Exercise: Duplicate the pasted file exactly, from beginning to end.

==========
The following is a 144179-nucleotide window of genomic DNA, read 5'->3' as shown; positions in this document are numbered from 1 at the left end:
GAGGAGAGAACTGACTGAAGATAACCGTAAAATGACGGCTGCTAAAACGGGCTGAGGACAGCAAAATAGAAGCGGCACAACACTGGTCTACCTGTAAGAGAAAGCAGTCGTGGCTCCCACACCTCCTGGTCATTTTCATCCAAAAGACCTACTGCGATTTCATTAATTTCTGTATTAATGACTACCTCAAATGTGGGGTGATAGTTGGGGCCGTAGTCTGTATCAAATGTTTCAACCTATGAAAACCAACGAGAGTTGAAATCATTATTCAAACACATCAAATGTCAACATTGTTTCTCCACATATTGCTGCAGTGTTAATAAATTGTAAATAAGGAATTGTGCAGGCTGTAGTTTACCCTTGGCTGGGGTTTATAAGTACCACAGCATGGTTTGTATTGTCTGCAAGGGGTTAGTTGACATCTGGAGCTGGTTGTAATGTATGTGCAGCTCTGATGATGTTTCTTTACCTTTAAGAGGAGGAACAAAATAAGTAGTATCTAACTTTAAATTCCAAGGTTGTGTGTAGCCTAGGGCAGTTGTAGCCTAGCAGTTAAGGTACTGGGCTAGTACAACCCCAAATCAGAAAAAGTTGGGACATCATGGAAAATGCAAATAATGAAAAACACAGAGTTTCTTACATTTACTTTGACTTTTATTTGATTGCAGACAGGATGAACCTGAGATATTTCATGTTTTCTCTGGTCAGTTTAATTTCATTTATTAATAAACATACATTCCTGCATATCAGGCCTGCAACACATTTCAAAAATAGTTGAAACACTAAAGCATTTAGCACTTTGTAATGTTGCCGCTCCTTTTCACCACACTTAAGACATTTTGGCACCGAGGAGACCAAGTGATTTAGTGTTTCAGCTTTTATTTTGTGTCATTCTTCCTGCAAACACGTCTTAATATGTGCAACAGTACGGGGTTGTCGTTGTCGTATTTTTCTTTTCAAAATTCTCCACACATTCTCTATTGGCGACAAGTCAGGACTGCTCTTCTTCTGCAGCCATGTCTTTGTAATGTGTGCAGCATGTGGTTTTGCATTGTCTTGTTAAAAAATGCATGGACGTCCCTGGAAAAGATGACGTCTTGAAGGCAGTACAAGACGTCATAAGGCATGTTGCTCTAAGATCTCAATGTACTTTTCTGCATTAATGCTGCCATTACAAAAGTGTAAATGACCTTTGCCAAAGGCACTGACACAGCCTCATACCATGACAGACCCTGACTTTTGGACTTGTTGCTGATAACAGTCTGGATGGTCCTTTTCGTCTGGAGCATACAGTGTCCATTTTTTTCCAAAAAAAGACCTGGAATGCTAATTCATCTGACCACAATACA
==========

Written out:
The following is a 144179-nucleotide window of genomic DNA, read 5'->3' as shown; positions in this document are numbered from 1 at the left end:
GAGGAGAGAACTGACTGAAGATAACCGTAAAATGACGGCTGCTAAAACGGGCTGAGGACAGCAAAATAGAAGCGGCACAACACTGGTCTACCTGTAAGAGAAAGCAGTCGTGGCTCCCACACCTCCTGGTCATTTTCATCCAAAAGACCTACTGCGATTTCATTAATTTCTGTATTAATGACTACCTCAAATGTGGGGTGATAGTTGGGGCCGTAGTCTGTATCAAATGTTTCAACCTATGAAAACCAACGAGAGTTGAAATCATTATTCAAACACATCAAATGTCAACATTGTTTCTCCACATATTGCTGCAGTGTTAATAAATTGTAAATAAGGAATTGTGCAGGCTGTAGTTTACCCTTGGCTGGGGTTTATAAGTACCACAGCATGGTTTGTATTGTCTGCAAGGGGTTAGTTGACATCTGGAGCTGGTTGTAATGTATGTGCAGCTCTGATGATGTTTCTTTACCTTTAAGAGGAGGAACAAAATAAGTAGTATCTAACTTTAAATTCCAAGGTTGTGTGTAGCCTAGGGCAGTTGTAGCCTAGCAGTTAAGGTACTGGGCTAGTACAACCCCAAATCAGAAAAAGTTGGGACATCATGGAAAATGCAAATAATGAAAAACACAGAGTTTCTTACATTTACTTTGACTTTTATTTGATTGCAGACAGGATGAACCTGAGATATTTCATGTTTTCTCTGGTCAGTTTAATTTCATTTATTAATAAACATACATTCCTGCATATCAGGCCTGCAACACATTTCAAAAATAGTTGAAACACTAAAGCATTTAGCACTTTGTAATGTTGCCGCTCCTTTTCACCACACTTAAGACATTTTGGCACCGAGGAGACCAAGTGATTTAGTGTTTCAGCTTTTATTTTGTGTCATTCTTCCTGCAAACACGTCTTAATATGTGCAACAGTACGGGGTTGTCGTTGTCGTATTTTTCTTTTCAAAATTCTCCACACATTCTCTATTGGCGACAAGTCAGGACTGCTCTTCTTCTGCAGCCATGTCTTTGTAATGTGTGCAGCATGTGGTTTTGCATTGTCTTGTTAAAAAATGCATGGACGTCCCTGGAAAAGATGACGTCTTGAAGGCAGTACAAGACGTCATAAGGCATGTTGCTCTAAGATCTCAATGTACTTTTCTGCATTAATGCTGCCATTACAAAAGTGTAAATGACCTTTGCCAAAGGCACTGACACAGCCTCATACCATGACAGACCCTGACTTTTGGACTTGTTGCTGATAACAGTCTGGATGGTCCTTTTCGTCTGGAGCATACAGTGTCCATTTTTTTCCAAAAAAAGACCTGGAATGCTAATTCATCTGACCACAATACA